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A Study in Blue Pigments Part 1 - Azurite

Azurite, the first blue pigment used in art, is a natural carbonate of copper usually described as bright blue or sometimes as greenish blue. Naturally occurring in Sinai and the Eastern Desert of Egypt, Azurite varies in color from deep blue to pale blue with a greenish undertone depending on such factors as the purity of the mineral and the grade or particle size of the pigment. Azurite is not a useful pigment because it is unstable in air having the tendency to cause its color to change from blue to green.

Azurite has been used as a pigment as early as the Fourth Dynasty in Egypt. It was even mentioned in Pliny the Elder’s “Natural History”, but was relatively uncommon until the middle ages when the manufacture of the ancient synthetic pigment “Egyptian Blue” was forgotten.

To prepare a color from Azurite, lump Azurite is ground into a powder, and sieved. Coarsely ground Azurite produces a dark blue pigment, and fine grinding produces a lighter tone. The medieval system included washing it to remove any mud and then separating the different grains by some process of levigation. If plain water is used it is a slow, laborious process, so they used solutions of soap, gum and lye.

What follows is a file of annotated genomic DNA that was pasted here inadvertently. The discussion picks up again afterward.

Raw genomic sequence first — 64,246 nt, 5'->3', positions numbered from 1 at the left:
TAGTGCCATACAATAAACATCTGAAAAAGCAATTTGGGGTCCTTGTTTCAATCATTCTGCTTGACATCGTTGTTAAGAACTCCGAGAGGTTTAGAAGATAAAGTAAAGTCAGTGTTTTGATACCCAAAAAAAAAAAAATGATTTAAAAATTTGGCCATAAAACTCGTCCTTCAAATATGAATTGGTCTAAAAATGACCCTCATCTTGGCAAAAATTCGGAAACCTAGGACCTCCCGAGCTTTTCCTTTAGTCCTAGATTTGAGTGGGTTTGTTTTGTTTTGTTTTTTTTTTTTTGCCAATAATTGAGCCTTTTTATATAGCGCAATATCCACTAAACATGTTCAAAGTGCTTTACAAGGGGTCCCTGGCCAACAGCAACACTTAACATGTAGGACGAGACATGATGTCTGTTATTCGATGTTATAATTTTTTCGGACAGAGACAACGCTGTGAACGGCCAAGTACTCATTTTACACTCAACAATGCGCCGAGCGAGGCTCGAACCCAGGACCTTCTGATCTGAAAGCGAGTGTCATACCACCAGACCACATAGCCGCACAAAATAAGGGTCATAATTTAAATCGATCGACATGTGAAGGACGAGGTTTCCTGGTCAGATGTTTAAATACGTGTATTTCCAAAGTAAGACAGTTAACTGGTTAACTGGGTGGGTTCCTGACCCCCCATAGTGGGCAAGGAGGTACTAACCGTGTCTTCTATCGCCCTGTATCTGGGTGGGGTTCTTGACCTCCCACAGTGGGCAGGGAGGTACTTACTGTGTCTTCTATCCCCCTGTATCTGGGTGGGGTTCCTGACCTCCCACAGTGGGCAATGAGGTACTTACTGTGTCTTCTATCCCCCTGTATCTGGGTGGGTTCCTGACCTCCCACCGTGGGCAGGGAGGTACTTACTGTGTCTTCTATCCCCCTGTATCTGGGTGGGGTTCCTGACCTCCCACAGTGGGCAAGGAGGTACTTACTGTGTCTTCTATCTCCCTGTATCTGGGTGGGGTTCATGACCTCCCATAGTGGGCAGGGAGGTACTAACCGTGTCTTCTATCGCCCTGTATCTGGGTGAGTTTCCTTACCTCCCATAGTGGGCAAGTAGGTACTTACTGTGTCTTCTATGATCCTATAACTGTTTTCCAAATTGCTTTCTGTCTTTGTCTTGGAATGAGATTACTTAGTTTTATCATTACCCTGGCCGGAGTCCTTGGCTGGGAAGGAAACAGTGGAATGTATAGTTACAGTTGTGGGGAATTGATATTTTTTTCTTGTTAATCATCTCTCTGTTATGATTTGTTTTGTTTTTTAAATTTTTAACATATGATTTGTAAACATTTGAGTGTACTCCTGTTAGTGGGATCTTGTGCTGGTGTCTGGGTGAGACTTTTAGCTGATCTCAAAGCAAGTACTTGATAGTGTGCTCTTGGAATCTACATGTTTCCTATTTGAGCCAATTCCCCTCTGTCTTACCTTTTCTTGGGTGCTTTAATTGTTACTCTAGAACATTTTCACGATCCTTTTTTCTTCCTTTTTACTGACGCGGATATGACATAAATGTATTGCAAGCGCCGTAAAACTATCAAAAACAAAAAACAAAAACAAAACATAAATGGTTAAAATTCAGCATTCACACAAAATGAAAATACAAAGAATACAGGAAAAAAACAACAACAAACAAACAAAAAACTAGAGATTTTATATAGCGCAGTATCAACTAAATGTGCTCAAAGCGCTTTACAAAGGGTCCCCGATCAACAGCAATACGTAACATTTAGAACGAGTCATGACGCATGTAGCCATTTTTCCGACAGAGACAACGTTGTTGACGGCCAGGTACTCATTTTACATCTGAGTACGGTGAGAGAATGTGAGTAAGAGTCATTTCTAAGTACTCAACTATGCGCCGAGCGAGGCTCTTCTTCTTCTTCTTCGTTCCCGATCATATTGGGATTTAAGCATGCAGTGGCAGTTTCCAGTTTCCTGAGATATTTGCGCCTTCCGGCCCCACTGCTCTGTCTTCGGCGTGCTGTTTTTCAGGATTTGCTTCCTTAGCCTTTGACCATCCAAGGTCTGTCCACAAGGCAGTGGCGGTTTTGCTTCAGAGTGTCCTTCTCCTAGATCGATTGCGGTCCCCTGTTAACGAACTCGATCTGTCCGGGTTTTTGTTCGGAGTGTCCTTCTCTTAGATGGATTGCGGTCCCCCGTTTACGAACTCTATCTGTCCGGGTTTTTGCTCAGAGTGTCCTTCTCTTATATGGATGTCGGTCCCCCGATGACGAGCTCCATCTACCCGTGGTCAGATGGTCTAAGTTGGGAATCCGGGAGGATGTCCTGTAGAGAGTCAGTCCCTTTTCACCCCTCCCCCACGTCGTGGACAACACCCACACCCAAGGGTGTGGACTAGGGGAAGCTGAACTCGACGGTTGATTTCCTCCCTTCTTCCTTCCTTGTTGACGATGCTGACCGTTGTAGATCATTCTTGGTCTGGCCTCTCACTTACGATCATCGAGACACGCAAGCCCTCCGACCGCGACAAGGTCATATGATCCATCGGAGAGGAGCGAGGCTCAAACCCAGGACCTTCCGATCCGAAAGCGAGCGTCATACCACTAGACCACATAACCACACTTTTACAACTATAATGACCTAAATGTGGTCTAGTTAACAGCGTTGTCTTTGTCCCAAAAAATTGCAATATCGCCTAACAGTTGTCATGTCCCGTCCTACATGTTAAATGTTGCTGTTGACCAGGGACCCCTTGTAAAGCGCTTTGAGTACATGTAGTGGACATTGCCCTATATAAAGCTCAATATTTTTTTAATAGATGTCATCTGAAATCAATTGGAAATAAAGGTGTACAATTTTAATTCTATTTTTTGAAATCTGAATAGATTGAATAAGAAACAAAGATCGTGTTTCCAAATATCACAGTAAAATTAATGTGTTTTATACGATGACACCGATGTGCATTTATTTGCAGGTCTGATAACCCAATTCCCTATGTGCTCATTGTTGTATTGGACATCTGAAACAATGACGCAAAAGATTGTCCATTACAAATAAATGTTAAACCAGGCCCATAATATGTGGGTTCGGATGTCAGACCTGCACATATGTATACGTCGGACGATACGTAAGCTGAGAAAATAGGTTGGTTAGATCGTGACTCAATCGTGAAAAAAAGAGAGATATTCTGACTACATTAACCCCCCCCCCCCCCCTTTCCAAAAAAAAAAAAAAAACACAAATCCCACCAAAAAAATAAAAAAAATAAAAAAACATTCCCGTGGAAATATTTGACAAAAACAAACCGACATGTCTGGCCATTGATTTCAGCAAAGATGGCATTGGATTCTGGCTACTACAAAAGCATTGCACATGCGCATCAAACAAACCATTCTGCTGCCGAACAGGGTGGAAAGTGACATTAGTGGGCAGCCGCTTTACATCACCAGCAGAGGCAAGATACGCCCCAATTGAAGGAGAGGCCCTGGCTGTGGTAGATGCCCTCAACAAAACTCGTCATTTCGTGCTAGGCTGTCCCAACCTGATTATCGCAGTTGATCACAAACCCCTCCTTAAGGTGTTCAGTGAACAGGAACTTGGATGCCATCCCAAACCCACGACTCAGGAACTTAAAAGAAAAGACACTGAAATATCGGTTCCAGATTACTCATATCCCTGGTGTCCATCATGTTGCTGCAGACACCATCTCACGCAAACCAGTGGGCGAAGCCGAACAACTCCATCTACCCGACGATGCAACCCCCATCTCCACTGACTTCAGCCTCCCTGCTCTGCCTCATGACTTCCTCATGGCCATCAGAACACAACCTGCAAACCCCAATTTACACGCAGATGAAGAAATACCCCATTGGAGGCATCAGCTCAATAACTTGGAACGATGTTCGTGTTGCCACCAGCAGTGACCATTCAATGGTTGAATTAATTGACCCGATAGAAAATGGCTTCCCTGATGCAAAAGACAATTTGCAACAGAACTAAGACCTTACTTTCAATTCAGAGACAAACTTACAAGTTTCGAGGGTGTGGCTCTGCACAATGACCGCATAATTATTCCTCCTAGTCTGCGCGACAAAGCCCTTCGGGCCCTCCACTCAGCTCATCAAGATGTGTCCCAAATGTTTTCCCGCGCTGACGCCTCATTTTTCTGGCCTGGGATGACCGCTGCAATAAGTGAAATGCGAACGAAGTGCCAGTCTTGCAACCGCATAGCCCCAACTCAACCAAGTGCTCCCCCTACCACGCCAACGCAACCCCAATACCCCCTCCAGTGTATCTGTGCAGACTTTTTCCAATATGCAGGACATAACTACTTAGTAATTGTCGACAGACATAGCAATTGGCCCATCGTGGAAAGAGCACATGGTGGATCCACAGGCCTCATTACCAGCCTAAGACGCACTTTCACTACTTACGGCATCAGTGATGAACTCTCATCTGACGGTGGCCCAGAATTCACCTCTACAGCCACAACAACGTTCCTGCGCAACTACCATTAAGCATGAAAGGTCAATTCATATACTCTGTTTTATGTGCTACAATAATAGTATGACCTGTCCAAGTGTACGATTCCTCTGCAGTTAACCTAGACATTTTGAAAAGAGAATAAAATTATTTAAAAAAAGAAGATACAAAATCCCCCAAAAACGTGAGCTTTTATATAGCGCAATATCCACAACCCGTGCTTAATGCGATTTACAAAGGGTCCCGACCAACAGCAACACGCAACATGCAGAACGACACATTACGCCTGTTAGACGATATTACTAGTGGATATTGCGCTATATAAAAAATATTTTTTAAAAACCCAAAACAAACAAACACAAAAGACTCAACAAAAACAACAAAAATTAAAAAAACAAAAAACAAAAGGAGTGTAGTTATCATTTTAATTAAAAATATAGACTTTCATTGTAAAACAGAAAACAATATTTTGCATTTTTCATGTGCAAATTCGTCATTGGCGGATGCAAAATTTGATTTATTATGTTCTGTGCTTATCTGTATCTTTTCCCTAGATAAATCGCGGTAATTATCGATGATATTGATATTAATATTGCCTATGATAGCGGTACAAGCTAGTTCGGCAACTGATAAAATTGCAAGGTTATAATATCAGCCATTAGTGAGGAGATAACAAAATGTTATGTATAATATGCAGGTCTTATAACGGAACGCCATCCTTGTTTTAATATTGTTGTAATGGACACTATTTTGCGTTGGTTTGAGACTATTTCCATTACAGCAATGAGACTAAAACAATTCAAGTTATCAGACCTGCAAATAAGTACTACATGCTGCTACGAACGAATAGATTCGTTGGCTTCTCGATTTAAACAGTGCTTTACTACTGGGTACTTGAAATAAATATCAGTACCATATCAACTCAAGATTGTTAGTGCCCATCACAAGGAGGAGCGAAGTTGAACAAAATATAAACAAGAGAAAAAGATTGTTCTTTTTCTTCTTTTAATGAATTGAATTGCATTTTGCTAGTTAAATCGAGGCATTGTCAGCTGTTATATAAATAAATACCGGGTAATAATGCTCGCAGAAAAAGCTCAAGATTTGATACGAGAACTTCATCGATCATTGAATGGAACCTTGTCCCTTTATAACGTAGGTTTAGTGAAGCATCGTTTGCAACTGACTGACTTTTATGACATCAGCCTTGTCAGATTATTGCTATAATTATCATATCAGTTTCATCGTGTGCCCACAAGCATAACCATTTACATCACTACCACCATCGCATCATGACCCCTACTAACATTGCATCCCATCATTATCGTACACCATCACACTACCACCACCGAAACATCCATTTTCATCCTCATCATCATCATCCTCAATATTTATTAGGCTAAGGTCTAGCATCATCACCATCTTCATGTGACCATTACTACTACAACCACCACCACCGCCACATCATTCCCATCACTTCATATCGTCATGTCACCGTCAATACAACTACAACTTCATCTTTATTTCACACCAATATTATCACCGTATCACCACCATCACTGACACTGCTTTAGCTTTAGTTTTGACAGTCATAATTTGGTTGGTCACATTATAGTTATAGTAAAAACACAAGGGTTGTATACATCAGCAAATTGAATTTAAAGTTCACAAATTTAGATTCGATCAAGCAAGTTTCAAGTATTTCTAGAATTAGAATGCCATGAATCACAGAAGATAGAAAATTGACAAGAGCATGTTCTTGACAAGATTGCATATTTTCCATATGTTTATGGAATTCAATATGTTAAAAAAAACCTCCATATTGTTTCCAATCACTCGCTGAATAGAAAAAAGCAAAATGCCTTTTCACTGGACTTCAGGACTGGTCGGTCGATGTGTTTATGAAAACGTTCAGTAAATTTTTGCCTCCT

The Dutch painter Vermeer seems to have used Azurite in light grays and mixtures of green where the brilliance of ultramarine, another blue pigment, would not have been appreciable. Like other painters of the time, Vermeer may have used Azurite as a base color on which the far more costly natural ultramarine was painted over for economic reasons. Azurite can be found in Vermeer’s the “Office and Laughing Girl” under a layer of natural ultramarine mixed with lead-tin yellow and traces of lead white in the area corresponding to the shadowed area of the green table cloth. Azurite was also detected in some of the light gray areas of Maid Asleep as well as in the window green shutters of the little street.

Azurite was no doubt the most important blue pigment in European painting from the fifteenth to the middle of the seventeenth century when it was replaced by “Prussian Blue”. The paintings of that period commonly contain more Azurite than natural ultramarine pigment and the two were often used together in paintings, with the solid colored and cheaper Azurite pigment in under-painting and the transparent natural ultramarine in glazes.

Stay tuned for our next installment on blue pigments when we discuss the history and use of Egyptian Blue pigment.

August 21, 2017